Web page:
Movie guide

Reviews of '28 Weeks Later' and 'The Hip-Hop Project.'

New in theaters The Hip-Hop Project (R)

Director: Matt Ruskin. With Bruce Willis, Russell Simmons, Doug E. Fresh, Chris 'Kazi' Rolle. (88 min.)Kazi, a formerly homeless kid, is the focus of this inspirational documentary. Turning his life around, he sets up a workshop in New York that encourages teens to use hip-hop as a force for personal expression and social good. After several years, we see the results – a produced CD that all involved can be proud of. Kazi is a bundle of energy, and the film touches on an important and often-overlooked issue: The commercial pressure that is often brought to bear on rappers to be scurrilous and offensive. This project, which was produced by Bruce Willis and Queen Latifah, shows that there is another way. Grade: B+
– Peter Rainer

28 Weeks Later (R)

Director: Juan Carlos Fresnadillo. With Robert Carlyle, Catherine McCormack, Amanda Walker. (99 min.)This strong follow-up to "28 Days Later" picks up the story six months after a rage virus has wiped out the British mainland. The virus is supposedly eradicated, the US Army has begun reconstruction, refugees return. Of course, the virus isn't dead, or else there'd be no movie. Juan Carlos Fresnadillo, a Spanish director best known for "Intacto," takes over for Danny Boyle this time around. He has a disconcerting gift for shock effects. The ending is a set-up for yet another sequel: Can "28 Months Later" be very far away? Grade: B+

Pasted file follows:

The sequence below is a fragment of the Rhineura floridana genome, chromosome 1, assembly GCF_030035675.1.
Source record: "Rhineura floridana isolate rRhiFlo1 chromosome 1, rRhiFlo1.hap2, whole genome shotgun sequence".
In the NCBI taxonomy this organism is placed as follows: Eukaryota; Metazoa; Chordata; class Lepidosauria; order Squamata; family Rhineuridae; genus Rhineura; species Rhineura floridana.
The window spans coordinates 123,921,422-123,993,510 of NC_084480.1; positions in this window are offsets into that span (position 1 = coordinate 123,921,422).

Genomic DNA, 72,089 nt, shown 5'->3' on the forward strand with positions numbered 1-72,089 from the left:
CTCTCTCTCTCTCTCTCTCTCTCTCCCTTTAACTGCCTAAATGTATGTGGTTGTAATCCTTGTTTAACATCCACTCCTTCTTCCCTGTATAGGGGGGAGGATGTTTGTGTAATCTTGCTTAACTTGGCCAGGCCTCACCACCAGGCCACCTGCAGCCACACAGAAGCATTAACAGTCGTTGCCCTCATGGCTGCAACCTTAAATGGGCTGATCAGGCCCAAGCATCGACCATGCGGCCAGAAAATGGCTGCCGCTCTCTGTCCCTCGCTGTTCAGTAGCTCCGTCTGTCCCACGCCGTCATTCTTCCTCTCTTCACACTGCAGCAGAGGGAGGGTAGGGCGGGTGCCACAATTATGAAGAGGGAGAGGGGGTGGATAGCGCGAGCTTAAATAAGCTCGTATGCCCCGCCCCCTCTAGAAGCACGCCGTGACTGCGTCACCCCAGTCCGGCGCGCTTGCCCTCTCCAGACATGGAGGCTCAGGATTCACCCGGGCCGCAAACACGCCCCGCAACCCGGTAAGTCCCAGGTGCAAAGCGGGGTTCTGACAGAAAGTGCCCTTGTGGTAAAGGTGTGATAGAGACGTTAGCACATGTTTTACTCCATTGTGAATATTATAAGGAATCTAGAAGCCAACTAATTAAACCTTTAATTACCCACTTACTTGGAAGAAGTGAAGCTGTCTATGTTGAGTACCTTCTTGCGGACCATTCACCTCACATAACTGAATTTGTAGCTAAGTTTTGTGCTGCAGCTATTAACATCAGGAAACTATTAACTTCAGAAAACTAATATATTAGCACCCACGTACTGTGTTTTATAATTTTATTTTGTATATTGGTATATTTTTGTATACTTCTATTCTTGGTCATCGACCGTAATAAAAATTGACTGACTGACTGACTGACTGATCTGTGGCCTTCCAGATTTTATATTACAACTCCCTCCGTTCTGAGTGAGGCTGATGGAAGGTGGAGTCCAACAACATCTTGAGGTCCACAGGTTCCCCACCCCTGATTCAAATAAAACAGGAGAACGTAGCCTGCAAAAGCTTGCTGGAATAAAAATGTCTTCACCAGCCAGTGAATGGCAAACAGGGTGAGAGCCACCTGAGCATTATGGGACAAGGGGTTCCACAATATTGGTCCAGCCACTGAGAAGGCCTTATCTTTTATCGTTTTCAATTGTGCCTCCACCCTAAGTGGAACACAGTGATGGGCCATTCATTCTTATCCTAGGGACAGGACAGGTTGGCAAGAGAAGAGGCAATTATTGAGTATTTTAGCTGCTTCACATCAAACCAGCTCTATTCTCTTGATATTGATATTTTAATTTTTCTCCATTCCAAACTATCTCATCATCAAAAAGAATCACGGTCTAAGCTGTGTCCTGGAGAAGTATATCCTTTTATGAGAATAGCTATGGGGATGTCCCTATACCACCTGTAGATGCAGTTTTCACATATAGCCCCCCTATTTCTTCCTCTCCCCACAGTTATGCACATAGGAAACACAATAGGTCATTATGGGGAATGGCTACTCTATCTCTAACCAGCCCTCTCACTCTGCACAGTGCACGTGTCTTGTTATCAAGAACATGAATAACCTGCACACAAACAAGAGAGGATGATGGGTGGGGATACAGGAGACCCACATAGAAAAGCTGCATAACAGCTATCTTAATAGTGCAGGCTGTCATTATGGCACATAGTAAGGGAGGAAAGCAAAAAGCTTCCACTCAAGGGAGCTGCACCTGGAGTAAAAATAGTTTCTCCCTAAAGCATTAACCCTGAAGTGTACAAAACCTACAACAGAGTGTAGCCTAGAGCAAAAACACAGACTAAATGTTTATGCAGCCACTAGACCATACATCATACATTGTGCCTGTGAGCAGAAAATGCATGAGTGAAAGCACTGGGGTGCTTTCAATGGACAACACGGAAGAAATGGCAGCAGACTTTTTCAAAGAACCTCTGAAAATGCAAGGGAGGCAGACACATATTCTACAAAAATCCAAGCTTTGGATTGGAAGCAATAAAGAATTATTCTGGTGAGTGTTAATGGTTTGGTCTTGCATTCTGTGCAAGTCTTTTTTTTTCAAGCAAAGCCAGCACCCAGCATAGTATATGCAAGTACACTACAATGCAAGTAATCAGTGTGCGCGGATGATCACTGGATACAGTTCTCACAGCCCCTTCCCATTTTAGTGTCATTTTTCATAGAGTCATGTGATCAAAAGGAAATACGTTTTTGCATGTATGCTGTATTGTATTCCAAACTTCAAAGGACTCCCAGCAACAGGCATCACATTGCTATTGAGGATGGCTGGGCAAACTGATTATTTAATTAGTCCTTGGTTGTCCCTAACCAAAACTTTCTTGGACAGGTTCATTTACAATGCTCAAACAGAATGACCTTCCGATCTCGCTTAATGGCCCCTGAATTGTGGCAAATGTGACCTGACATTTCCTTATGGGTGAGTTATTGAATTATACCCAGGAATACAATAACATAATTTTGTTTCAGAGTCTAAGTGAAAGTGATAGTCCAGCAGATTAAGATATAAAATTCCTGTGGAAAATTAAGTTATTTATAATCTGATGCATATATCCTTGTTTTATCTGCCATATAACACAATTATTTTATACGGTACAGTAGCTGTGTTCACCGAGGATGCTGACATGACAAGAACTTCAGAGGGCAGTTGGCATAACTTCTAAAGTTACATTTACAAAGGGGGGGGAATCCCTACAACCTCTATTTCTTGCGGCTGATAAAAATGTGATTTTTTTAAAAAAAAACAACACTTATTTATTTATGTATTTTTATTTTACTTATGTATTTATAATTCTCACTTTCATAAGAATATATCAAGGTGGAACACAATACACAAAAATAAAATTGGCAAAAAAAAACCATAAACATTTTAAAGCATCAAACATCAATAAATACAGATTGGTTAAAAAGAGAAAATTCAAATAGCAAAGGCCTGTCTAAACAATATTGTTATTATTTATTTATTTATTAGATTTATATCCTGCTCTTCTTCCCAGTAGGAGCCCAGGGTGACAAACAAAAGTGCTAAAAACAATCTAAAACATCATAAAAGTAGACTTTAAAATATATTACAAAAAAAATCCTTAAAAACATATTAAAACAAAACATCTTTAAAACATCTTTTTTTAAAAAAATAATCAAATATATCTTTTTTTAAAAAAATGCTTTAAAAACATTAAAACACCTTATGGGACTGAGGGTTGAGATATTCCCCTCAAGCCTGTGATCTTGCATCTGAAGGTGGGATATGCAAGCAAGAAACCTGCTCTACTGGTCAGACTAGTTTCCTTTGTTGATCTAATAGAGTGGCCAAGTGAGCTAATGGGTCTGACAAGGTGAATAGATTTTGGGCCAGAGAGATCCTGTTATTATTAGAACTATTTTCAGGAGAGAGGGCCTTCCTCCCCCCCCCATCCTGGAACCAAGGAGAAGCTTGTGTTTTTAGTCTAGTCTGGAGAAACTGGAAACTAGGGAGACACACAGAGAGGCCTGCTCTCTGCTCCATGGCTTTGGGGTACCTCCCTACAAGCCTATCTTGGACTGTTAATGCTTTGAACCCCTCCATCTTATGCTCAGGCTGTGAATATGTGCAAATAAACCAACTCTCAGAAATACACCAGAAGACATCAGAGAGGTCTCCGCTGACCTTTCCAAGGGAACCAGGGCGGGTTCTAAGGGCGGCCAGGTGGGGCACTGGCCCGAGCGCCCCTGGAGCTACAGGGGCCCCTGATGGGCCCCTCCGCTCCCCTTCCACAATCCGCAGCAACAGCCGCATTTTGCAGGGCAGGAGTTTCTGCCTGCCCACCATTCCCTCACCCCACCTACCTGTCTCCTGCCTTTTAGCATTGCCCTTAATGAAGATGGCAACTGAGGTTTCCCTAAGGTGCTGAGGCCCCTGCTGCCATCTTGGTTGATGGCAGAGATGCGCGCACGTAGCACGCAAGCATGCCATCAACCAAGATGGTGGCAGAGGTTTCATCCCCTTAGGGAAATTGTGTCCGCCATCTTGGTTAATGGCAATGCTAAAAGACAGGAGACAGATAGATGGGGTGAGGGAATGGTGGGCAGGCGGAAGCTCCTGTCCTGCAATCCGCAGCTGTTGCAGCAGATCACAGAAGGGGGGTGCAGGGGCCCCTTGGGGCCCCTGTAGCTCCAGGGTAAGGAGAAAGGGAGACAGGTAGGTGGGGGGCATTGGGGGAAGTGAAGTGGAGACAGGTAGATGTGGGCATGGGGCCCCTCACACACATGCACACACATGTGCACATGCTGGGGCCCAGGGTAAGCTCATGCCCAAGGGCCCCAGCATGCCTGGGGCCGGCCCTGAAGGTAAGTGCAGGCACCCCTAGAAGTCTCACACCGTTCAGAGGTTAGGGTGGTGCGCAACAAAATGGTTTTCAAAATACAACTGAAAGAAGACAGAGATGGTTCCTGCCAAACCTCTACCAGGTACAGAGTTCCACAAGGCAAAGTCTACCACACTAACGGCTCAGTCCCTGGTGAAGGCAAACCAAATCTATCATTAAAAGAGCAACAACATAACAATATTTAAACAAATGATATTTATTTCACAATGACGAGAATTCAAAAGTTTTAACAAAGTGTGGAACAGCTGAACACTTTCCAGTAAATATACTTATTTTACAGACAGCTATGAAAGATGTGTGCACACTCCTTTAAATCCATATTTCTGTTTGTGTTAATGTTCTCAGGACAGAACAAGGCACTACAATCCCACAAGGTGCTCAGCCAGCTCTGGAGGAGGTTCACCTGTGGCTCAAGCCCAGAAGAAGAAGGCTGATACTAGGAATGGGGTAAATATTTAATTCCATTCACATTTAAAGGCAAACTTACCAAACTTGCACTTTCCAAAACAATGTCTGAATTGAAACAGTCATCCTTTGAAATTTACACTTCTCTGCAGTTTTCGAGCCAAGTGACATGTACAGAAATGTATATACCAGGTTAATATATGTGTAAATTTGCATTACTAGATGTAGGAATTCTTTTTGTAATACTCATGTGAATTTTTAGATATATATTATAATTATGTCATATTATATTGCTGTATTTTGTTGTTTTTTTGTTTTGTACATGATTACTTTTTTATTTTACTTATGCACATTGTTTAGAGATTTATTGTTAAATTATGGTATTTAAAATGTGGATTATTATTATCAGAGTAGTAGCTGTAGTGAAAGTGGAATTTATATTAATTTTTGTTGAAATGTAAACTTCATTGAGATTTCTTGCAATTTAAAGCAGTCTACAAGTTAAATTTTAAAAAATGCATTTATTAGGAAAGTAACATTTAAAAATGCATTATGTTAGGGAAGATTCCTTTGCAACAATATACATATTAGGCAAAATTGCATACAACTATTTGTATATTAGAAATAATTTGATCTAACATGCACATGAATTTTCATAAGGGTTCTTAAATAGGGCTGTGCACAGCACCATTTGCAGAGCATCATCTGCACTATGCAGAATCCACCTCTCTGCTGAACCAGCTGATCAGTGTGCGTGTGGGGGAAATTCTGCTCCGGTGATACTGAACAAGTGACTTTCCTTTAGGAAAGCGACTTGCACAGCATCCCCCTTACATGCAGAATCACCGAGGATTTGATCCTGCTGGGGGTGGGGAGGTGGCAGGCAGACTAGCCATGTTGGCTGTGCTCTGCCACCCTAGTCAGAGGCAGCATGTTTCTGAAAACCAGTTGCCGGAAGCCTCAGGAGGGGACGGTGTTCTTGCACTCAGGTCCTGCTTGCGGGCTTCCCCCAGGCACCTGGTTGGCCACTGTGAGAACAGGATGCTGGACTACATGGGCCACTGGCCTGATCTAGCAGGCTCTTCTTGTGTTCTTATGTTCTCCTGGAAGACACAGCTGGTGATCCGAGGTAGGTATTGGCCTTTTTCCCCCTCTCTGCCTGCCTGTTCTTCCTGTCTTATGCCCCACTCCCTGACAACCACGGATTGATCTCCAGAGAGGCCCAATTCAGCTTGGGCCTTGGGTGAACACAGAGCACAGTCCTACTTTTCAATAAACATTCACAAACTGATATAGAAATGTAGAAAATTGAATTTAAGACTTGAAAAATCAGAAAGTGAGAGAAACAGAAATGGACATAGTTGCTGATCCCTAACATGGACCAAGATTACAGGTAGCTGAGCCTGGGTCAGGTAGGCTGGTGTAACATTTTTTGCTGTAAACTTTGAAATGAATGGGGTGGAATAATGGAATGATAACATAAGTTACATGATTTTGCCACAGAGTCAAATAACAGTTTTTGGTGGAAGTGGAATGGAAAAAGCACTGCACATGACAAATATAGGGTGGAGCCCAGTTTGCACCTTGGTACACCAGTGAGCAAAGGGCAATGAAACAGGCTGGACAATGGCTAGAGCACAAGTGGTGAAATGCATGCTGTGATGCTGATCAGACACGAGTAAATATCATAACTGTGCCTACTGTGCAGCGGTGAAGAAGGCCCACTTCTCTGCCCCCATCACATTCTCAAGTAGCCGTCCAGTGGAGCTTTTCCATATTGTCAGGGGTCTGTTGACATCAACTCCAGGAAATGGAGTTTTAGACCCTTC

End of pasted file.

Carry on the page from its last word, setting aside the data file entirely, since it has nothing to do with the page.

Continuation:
– P.R.

Still in release
Spider-Man 3 (PG-13)

Director: Sam Raimi. With Tobey McGuire, Kirsten Dunst, Thomas Haden Church, Topher Grace. (140 min.)The first Spider-Man movie was OK and the second much better. The new one, however, is a letdown – too much going on with too little to show for it. In "Spider-Man 3," we are brought into Spidey's "dark side" – which turns out to be grayish. It all begins with a gloppy substance that crashes to the earth and affixes itself to Spider-Man's suit, turning it black and enhancing his powers. Also his ego. He spiffs up his hairstyle and struts the city streets while women gasp. Director Sam Raimi will do anything to hold the audience's attention, even if it means clogging the landscape with so many bad guys – including Venom, the Green Goblin, and Sandman – that the movie develops villain gridlock. Spidey gets lost in the shuffle. "Spider-Man 3" is far from a flop, but it's a buffet without much aftertaste. Grade: B–
– P.R.

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